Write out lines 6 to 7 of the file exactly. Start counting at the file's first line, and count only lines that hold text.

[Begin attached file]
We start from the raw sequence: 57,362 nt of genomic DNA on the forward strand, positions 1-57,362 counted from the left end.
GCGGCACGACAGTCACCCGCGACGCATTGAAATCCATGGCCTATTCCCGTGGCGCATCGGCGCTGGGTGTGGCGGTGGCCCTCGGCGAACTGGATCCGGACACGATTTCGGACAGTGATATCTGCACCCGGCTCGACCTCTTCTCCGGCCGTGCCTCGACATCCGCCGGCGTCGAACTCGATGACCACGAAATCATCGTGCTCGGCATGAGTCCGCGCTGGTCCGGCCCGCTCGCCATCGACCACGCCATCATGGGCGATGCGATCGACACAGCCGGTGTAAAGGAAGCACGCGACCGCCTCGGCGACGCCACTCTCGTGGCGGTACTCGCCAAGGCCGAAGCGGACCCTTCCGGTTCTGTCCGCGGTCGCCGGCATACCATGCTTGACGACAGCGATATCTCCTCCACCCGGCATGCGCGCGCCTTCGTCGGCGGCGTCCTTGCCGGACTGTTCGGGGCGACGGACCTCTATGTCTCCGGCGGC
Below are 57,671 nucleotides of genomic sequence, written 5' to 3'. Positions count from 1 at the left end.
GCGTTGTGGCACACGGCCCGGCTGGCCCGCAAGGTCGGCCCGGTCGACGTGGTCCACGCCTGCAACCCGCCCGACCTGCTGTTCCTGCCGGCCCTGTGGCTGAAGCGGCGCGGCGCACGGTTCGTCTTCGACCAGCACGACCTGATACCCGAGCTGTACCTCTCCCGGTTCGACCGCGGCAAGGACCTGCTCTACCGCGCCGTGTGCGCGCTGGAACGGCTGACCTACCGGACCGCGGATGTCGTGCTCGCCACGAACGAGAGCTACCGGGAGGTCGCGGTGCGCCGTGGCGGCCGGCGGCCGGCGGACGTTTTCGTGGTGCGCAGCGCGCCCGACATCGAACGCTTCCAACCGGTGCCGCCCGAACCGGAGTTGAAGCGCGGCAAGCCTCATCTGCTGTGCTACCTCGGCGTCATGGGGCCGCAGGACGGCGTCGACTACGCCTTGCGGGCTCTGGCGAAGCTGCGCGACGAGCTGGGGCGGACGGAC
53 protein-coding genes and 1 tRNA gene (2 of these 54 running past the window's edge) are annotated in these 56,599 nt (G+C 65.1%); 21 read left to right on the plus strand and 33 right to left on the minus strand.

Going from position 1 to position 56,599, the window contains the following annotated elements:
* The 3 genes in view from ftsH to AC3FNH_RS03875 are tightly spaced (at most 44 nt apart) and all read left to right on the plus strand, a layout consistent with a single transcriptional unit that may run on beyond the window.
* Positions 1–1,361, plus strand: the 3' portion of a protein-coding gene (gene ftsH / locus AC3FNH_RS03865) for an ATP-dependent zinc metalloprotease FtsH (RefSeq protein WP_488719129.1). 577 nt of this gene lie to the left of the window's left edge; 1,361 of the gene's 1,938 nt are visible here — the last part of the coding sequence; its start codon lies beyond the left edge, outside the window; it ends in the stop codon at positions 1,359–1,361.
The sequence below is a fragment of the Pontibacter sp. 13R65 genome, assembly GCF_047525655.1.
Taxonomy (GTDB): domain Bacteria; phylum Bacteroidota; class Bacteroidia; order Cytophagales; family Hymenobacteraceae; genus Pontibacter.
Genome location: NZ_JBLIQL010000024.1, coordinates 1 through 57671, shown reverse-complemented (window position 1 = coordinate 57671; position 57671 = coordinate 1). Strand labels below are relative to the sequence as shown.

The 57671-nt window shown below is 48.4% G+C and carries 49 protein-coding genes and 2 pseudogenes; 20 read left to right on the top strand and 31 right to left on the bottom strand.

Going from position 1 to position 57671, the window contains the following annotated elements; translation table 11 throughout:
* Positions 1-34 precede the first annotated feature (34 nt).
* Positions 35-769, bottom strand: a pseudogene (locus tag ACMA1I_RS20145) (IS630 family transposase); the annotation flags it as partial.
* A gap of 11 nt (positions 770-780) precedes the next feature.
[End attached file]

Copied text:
Going from position 1 to position 56,599, the window contains the following annotated elements:
* The 3 genes in view from ftsH to AC3FNH_RS03875 are tightly spaced (at most 44 nt apart) and all read left to right on the plus strand, a layout consistent with a single transcriptional unit that may run on beyond the window.